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Snacking Yourself Thinner? How to Eat for Your Lifestyle

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There has been a bit of buzz lately that eating smaller, more frequent meals can be healthier for you. The caveat is that you have to maintain a 200-300 calorie threshold for each meal if you're trying to lose or maintain weight. Some meal plans I saw online suggest for dinner you have a piece of toast spread with peanut butter and celery sticks dipped in ranch dressing. I realize that the suggestion is for muscle-building protein and fat-burning fiber, but call me crazy, that’s not dinner!

The challenge I have with eating small meals five to six times a day is in revolutionizing my thinking that these small meals are only meant to tide me over to the next small meal, and no more. I’m not supposed to feel completely satiated, just merely satisfied. I’m supposed to feed my pangs of hunger, not over-indulge so I can’t eat again for five hours, because another little meal is coming in two to three hours.

Anyone who’s seen the TV show Burn Notice on USA Network can understand the small meal concept. It’s in how the main characters nosh on yogurt several times a day. What is with the yogurt anyway? Doesn’t their grocery store stock veggies and fruit too?

Some people still prefer to eat three squares a day with a snack. The point is, no matter how your habits go, you can learn to eat healthy. I came across some sample meal plans on one of my favorite websites (next to EmpowHer.com, of course), RealSimple.com. “The Grazer” meal plan I picked is the most realistic I’ve seen compared to other snack-yourself-healthy plans, and it includes recipes for some of the suggestions:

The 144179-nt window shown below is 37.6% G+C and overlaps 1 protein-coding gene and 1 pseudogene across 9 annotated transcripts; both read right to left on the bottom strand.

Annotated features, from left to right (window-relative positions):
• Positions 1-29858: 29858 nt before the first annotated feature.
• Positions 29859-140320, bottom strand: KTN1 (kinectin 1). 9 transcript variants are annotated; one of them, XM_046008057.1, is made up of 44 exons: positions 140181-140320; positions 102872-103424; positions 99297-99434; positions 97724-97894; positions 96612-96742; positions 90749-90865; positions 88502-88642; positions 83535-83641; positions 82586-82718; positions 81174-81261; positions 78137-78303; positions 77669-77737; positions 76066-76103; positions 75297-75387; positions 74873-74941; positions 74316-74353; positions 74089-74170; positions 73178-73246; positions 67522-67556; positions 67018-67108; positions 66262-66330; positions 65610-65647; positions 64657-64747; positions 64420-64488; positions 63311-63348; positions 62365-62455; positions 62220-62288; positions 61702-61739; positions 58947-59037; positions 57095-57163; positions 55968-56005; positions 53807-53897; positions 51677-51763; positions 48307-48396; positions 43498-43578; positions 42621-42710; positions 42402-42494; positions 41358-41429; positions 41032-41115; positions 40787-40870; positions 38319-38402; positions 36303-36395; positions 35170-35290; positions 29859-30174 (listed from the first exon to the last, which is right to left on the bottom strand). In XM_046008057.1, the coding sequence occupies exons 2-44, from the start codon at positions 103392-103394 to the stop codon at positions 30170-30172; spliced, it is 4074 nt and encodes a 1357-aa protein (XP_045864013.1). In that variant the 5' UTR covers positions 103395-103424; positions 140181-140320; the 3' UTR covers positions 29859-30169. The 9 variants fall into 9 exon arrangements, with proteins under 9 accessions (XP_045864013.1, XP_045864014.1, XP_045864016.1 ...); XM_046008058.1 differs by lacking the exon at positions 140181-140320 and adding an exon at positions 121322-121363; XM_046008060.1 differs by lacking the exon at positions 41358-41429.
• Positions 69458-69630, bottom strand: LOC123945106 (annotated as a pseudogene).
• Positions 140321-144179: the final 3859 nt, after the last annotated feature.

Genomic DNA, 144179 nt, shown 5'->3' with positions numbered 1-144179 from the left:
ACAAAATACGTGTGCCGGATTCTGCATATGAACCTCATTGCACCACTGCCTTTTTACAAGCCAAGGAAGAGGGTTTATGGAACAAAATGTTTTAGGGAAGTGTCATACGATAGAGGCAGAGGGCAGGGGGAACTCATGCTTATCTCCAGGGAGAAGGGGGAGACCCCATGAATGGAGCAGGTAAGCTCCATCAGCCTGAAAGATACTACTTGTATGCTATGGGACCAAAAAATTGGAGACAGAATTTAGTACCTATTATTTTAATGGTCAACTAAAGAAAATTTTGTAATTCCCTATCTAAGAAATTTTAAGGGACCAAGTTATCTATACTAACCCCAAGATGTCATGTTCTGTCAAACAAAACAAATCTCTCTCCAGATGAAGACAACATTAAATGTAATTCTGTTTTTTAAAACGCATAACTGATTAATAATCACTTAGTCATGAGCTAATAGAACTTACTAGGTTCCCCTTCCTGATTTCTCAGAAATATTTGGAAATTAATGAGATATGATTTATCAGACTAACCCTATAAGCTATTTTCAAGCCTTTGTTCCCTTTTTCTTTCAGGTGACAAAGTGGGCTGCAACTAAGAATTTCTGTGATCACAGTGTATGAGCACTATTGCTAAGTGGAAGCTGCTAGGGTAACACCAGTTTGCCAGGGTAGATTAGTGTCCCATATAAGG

- Whole wheat bagel with cottage cheese and a small orange, or
- Vegetable omelet, and two pieces of raisin bread with strawberry preserves

- Grilled chicken and avocado salad, or
- Two store-bought sushi rolls with broccoli and carrot slices

- One cooked russet potato with a half cup of warmed canned meatless chili, or
- Shrimp stir-fry

- Sliced Gouda
- Low-fat muffin
- Low-fat yogurt with granola
- Pita crisps with guacamole
- Fruit and nuts

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We value and respect our HERWriters' experiences, but everyone is different. Many of our writers are speaking from personal experience, and what's worked for them may not work for you. Their articles are not a substitute for medical advice, although we hope you can gain knowledge from their insight.


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